Health professionals encourage a daily intake of fruits and vegetables of about 9 servings per day. That is equivalent to about 2 cups of fruit and 2 ½ cups of vegetables per day. Of course those numbers are not a matter of exact science. . These numbers are based on the specs for an average person who consumes about 2,000 calories per day. And that recommendation is based on achieving maximum benefits from nutrient-rich, fiber-filled, and antioxidant-potent diet. Therefore, feel free to adjust them to better fit your needs, but keep in mind that to avoid some major chronic diseases such as diabetes, gastrointestinal related cancers and heart conditions, nine servings per day seem to be the magical number!
Although most of us already knew the information related above, actually eating that many fruits and vegetables daily can be a challenge. But it is possible! Use some creativity to incorporate vegetables and fruits into meals and dishes that normally would not include them. This can be the secret to achieving your goal. Think about it this way: You were already going to have some muffins as a snack or breakfast, but those don’t usually add to your daily quota of vegetables, until you make them with zucchini for example.
Another way to consistently meet those intake goals is to experiment with new fruits and vegetables you haven’t tried yet. Eating broccoli, cauliflower, carrots and spinach everyday can get boring pretty fast! So look outside of your normal fare for a new vegetable to incorporate weekly. Try artichokes, kohlrabi, yucca, zucchini blossoms and dandelion greens. You may have to google those and shop at local fresh food markets to find some of them, but embrace these obstacles as an adventure and take the opportunity to learn while expanding the variety of vitamins and minerals you’ll be consuming.
Eggplant is a nutritionist favorite due to its combination of nutrients, fiber and antioxidant power, but there is just so much Baba Ghanoush and fried eggplant you can make without growing tired of it. Making new recipes is another option for bringing your favorite vegetables back to the dinner table.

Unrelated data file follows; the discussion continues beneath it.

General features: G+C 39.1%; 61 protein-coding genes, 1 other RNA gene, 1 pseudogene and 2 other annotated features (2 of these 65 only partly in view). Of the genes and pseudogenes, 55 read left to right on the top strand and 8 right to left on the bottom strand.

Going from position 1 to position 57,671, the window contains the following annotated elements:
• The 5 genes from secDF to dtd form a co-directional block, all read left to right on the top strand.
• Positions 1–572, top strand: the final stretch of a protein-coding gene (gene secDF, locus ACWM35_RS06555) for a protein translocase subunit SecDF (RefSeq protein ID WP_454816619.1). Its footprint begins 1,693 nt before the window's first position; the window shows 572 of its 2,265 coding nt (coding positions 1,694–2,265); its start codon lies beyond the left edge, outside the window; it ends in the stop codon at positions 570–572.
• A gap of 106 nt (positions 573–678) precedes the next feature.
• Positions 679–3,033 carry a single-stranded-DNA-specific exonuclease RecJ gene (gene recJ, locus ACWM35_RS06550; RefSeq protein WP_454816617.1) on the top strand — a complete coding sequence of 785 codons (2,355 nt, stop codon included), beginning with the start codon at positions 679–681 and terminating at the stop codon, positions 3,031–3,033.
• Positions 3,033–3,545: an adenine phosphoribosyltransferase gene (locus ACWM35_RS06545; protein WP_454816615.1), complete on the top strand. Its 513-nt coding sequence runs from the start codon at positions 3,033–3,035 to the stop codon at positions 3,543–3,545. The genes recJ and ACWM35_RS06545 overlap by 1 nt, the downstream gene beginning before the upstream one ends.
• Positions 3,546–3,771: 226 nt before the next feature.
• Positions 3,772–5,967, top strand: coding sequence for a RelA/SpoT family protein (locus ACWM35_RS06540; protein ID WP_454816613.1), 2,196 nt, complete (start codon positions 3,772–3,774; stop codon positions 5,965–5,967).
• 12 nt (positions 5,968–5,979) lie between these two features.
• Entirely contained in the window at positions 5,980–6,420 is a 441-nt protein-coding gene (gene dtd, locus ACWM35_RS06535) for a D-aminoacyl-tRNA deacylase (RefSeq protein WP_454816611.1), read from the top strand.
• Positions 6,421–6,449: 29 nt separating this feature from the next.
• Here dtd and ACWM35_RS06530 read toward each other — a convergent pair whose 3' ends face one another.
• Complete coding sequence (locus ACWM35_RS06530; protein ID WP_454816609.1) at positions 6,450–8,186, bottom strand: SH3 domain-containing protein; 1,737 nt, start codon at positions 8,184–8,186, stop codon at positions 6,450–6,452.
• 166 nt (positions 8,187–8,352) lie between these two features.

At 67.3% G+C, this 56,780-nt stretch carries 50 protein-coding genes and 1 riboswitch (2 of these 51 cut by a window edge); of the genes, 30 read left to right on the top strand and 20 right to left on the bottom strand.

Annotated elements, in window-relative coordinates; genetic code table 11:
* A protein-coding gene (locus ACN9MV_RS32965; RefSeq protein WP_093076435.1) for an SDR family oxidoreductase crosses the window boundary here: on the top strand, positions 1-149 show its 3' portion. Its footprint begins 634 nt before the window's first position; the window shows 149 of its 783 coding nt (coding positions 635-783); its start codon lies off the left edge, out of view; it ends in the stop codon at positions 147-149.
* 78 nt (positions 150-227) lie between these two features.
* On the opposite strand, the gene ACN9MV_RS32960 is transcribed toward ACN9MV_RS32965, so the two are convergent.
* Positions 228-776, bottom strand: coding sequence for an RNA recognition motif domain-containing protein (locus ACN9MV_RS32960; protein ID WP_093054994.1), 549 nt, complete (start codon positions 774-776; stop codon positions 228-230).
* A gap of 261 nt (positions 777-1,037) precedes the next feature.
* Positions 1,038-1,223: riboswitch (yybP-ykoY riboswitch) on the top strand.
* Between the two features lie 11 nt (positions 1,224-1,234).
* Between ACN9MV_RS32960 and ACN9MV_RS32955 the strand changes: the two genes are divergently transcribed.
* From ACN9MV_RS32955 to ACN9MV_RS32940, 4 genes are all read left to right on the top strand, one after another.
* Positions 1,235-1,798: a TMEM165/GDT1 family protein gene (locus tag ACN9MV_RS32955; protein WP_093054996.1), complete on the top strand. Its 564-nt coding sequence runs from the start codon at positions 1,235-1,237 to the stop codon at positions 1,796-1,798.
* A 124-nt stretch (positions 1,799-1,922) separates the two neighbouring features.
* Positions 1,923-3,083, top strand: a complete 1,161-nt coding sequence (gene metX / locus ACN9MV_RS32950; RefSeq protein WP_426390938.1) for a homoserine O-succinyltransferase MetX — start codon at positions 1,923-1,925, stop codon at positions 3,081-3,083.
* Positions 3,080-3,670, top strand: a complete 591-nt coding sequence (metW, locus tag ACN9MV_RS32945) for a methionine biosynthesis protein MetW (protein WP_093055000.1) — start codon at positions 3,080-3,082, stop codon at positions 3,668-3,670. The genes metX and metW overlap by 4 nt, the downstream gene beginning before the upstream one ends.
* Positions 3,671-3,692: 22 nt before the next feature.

This recipe for Eggplant Kibbeh is an option for Meatless Monday lunch, or you can make it any other day of the week when you are looking for alternative entrees that focus on fiber and plant-based protein. It is also suitable to be served as a side item instead of a simple grain like rice for example. Since this recipe has multiple steps including some techniques some of you may not be familiar with when preparing the eggplant, we put together this short video that you can watch, while making the recipe at the same time, if you like! You can customize it by adding some of your preferred spices such as hot chili peppers, cumin and black pepper.
Carolina Jantac, MS, RD, LD
- Start by slicing the eggplant lengthwise, then score the flesh without cutting through the skin. Place it in a bowl filled with water and two tablespoons of vinegar for 15 minutes.
- Remove eggplant from water and pat it dry with paper towel. Brush it with the olive oil and add salt and pepper to taste. Place in pan lined with parchment paper, add the garlic cloves and take it to the oven preheated to 400 degrees Fahrenheit for 30 minutes until eggplant is soft.
- In the meantime, add bulgur (fine ground preferred, but can be coarse) to about 1 ½ cup of warm water.
- When eggplant out of oven, scoop the middle into a mixing bowl, add the roasted garlic, and all other ingredients.
- Mix well, then add to baking dish and take to oven for another 30-40 minutes at 450F or until golden brown. Let it cool for a few minutes before slicing to serve. Refrigerate leftovers and consume within 2-3 days. Serves up to 6 people.